NAIROBI (Reuters) - Kenya has suspended nine senior security officials pending an investigation into their handling of this month’s attack on a university by al Shabaab militants in which 148 people were killed, the interior minister said on Tuesday.
President Uhuru Kenyatta’s government has been under pressure to act over security failures that allowed gunmen from the Somali militant Islamist group to storm Garissa University College on April 2.
“I am convinced of the need for a thorough investigation into the terrorist attack ... to establish possible criminal culpability of individual officers or relevant security committees,” Joseph Nkaissery said in a statement.
Those suspended include all police chiefs in Garissa county, its regional administrator and its criminal investigations officer, he said.
The investigative team has been given 14 days to conduct its probe into the attack, Nkaissery added.
“I warn all officers responsible for maintaining security across the country ... (that they) will be held personally accountable for any acts of omission or commission that endanger the lives and property of Kenyans,” he said.
The storming of the university was the bloodiest attack on Kenyan soil since the bombing of the U.S. embassy in 1998.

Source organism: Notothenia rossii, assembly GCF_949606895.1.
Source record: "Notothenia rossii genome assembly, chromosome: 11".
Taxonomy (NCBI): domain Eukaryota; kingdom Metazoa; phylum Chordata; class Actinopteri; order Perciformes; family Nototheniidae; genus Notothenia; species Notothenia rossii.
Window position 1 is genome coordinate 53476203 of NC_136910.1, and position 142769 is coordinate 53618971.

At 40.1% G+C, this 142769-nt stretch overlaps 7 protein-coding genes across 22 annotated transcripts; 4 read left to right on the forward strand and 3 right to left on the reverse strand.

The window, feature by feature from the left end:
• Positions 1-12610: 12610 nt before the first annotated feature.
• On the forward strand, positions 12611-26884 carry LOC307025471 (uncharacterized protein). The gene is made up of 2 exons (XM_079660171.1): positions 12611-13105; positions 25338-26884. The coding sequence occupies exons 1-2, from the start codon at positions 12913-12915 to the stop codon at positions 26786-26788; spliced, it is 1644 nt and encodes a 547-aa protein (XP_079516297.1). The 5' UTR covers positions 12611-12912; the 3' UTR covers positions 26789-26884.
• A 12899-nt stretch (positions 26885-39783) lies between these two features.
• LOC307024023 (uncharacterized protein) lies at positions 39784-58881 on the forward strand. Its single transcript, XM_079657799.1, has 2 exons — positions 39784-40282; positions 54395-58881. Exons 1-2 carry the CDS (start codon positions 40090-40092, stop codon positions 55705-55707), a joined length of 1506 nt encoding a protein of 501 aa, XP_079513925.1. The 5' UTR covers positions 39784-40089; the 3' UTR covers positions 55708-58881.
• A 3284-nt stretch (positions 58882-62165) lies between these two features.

Security experts say Kenya’s security forces, which receive support and training from the United States, Britain, Israel and other nations, are hampered by a failure to share and act on intelligence and by poor command structures.
Revelations that journalists and politicians from Nairobi had reached Garissa after the attack before a crack police unit sparked anger and disbelief among Kenyans.
Al Shabaab has now killed more than 400 people in Kenya since Kenyatta took office in April 2013, hurting the east African nation’s image abroad and severely damaging its vital tourism industry.
Al Shabaab, which is fighting Kenyan and other African soldiers who are part of a U.N.-mandated African Union force in neighboring Somalia, has repeatedly threatened more attacks on Kenyan soil if the country does not withdraw its troops.
Writing by George Obulutsa; Editing by Gareth Jones